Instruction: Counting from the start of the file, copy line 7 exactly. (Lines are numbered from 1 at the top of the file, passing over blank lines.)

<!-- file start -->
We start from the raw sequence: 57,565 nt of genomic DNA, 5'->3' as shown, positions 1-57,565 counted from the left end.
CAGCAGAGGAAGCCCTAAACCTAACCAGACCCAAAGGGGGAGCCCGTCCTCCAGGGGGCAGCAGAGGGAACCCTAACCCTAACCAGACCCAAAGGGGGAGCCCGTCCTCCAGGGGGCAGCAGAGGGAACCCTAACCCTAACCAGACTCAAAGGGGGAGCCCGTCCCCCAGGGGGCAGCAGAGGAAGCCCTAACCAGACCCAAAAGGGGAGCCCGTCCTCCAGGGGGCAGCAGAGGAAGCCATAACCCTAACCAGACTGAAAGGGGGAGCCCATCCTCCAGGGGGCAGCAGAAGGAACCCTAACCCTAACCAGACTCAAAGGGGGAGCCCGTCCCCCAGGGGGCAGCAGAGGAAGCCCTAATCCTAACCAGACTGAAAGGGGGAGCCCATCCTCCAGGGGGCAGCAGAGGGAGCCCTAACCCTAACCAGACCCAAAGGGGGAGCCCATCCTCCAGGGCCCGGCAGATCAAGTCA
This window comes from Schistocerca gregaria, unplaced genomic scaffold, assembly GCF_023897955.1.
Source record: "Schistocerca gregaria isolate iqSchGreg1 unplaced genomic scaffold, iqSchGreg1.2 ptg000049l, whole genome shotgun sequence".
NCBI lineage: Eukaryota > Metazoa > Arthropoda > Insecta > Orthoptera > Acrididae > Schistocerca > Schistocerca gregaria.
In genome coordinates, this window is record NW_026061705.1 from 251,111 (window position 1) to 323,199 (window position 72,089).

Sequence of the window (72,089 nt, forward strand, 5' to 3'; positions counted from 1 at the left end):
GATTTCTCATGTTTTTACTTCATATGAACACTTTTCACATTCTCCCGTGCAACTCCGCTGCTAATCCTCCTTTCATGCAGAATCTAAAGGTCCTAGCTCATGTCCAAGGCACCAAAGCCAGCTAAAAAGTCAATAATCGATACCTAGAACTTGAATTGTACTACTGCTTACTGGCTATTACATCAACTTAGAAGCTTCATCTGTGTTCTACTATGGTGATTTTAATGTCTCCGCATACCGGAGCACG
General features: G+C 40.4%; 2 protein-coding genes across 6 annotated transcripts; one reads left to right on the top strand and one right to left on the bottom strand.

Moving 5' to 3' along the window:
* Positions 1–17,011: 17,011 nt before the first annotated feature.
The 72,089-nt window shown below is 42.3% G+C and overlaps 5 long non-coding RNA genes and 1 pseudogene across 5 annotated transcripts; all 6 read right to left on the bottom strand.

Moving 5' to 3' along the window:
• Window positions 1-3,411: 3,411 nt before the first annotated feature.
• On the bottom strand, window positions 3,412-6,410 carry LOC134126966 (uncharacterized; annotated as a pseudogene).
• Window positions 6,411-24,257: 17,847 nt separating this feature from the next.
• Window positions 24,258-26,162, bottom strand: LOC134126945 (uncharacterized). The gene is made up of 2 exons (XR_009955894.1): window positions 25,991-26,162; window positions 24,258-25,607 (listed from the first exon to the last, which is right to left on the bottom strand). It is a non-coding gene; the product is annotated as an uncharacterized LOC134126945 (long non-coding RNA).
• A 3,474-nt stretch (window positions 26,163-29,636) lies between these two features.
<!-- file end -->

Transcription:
Sequence of the window (72,089 nt, forward strand, 5' to 3'; positions counted from 1 at the left end):